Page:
But without Murray, what is still the festival's most prestigious comedy prize is sure to be devalued. His inspirationally funny pub landlord ponders the important questions of the day - why the ladies shouldn't drink pints, how we're so much better than the French - and, tangentially, explains the late-20th-century crisis of masculinity. All in an hour.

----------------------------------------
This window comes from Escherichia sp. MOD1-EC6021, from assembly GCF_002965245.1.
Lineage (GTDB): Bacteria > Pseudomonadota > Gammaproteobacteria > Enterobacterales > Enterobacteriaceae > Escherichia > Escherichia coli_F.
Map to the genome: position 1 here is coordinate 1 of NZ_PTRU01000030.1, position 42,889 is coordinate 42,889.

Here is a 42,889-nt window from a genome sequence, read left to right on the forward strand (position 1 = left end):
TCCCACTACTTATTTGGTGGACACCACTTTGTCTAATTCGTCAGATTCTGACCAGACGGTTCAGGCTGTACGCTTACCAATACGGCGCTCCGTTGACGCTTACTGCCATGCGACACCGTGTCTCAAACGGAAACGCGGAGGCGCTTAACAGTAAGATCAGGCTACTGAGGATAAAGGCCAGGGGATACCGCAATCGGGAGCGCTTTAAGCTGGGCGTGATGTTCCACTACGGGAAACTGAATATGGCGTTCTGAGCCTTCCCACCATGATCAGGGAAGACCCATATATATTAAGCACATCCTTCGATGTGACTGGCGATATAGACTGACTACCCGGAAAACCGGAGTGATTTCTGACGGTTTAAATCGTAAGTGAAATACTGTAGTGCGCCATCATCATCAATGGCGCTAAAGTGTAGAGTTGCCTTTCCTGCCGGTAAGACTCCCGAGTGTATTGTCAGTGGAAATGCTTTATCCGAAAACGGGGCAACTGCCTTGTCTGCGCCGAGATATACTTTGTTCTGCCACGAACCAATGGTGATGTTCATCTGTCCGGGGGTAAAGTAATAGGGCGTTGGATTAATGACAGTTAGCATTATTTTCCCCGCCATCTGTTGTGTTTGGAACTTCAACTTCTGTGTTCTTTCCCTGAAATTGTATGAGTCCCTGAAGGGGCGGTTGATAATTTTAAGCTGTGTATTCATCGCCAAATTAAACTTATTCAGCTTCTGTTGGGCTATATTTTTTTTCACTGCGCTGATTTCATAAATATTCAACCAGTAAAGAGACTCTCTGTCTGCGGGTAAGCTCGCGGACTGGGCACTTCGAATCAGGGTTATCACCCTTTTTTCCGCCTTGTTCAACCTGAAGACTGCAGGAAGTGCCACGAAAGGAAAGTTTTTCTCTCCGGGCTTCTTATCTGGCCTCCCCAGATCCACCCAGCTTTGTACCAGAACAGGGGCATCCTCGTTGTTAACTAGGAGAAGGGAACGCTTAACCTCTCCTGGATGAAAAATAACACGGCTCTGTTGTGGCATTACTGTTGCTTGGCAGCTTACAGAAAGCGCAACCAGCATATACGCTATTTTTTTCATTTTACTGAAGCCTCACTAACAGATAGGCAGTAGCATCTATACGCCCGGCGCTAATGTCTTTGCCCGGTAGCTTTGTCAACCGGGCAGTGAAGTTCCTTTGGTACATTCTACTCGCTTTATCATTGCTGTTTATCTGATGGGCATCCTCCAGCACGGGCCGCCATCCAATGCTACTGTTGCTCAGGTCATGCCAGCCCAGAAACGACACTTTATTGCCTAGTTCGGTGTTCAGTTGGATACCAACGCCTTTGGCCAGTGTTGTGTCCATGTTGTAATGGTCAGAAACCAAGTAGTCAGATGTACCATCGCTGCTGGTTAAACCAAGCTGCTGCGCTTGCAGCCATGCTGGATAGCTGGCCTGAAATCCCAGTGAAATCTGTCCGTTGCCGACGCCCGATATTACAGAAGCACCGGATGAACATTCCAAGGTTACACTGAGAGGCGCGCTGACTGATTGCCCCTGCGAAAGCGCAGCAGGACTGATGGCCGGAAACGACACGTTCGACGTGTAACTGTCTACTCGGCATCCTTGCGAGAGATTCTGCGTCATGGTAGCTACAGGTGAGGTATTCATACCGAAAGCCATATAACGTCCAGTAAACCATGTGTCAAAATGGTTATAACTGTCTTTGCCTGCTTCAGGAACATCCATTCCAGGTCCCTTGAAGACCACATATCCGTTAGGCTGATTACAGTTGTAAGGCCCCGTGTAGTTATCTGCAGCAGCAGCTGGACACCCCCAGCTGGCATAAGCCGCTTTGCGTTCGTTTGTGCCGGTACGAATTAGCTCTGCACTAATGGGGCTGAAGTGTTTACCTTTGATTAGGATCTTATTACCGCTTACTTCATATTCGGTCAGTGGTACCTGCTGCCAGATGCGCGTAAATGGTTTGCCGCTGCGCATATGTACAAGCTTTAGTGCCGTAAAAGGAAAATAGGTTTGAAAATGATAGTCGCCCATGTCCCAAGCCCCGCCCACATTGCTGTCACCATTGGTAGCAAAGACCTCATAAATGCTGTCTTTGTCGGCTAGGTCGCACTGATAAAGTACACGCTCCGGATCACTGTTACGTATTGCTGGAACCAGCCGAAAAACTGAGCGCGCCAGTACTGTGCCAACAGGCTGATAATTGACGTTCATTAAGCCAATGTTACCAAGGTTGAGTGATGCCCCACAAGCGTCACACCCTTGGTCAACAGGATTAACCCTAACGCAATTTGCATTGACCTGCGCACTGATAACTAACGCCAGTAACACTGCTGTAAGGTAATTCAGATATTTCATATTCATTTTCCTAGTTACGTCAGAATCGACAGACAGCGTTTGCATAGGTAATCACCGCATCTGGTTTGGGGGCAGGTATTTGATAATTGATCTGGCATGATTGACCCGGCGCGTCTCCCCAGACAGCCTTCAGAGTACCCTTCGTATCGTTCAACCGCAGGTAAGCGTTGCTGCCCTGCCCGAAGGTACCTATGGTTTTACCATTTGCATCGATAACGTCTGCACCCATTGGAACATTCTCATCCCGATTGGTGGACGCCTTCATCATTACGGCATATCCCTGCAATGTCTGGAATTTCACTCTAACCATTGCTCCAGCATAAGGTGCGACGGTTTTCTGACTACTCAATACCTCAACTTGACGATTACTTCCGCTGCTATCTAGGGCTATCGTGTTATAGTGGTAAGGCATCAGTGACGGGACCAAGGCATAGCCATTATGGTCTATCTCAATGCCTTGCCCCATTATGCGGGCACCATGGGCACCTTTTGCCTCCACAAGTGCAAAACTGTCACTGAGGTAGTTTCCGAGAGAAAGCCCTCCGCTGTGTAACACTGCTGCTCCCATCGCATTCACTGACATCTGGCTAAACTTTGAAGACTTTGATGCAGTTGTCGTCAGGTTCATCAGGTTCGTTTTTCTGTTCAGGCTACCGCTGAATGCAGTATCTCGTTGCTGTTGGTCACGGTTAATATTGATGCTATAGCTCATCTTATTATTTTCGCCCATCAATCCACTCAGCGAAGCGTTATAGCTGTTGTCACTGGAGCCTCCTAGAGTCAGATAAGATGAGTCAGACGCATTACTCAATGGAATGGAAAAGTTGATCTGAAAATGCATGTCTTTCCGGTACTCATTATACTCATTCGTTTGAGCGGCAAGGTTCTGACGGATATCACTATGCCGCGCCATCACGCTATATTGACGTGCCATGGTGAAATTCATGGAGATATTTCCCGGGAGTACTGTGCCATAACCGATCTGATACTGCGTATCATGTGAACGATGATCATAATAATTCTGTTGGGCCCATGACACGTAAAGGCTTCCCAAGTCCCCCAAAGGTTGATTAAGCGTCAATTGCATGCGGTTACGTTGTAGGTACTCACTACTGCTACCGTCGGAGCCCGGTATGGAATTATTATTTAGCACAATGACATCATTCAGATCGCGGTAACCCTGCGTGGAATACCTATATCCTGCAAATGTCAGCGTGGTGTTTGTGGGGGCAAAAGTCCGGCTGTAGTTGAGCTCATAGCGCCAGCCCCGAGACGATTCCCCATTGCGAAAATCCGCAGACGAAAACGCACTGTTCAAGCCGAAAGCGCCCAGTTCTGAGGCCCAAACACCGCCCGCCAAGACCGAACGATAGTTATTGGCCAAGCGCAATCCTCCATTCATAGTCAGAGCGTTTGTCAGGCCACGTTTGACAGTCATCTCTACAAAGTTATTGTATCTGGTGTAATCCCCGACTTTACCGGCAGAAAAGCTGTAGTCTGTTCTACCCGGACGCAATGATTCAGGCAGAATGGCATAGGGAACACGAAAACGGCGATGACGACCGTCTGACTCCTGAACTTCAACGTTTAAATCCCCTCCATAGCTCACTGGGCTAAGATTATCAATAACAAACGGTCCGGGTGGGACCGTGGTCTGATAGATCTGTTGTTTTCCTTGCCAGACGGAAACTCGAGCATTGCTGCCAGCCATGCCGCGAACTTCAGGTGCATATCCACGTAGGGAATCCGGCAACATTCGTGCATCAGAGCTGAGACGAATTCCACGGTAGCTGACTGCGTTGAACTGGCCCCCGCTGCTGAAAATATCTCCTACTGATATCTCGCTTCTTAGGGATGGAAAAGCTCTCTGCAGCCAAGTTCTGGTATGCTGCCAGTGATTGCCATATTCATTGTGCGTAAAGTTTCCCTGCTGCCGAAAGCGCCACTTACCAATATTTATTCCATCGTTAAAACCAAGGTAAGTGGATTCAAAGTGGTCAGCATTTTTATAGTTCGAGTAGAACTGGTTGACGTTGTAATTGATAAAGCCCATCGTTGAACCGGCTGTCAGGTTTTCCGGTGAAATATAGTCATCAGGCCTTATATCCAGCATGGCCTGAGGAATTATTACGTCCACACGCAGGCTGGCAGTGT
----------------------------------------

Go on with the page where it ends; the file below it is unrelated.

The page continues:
Compare that with the average comedian's tired collection of knob gags and observations about the weather. The real problem is that Murray has been nominated for the Perrier three years in a row (1996, 1997 and 1998) and the organisers are clearly at a loss to know what to do should he (for which read, when he) receives his fourth nomination.
Al Murray is too funny. You heard it here in Edinburgh.Reuse content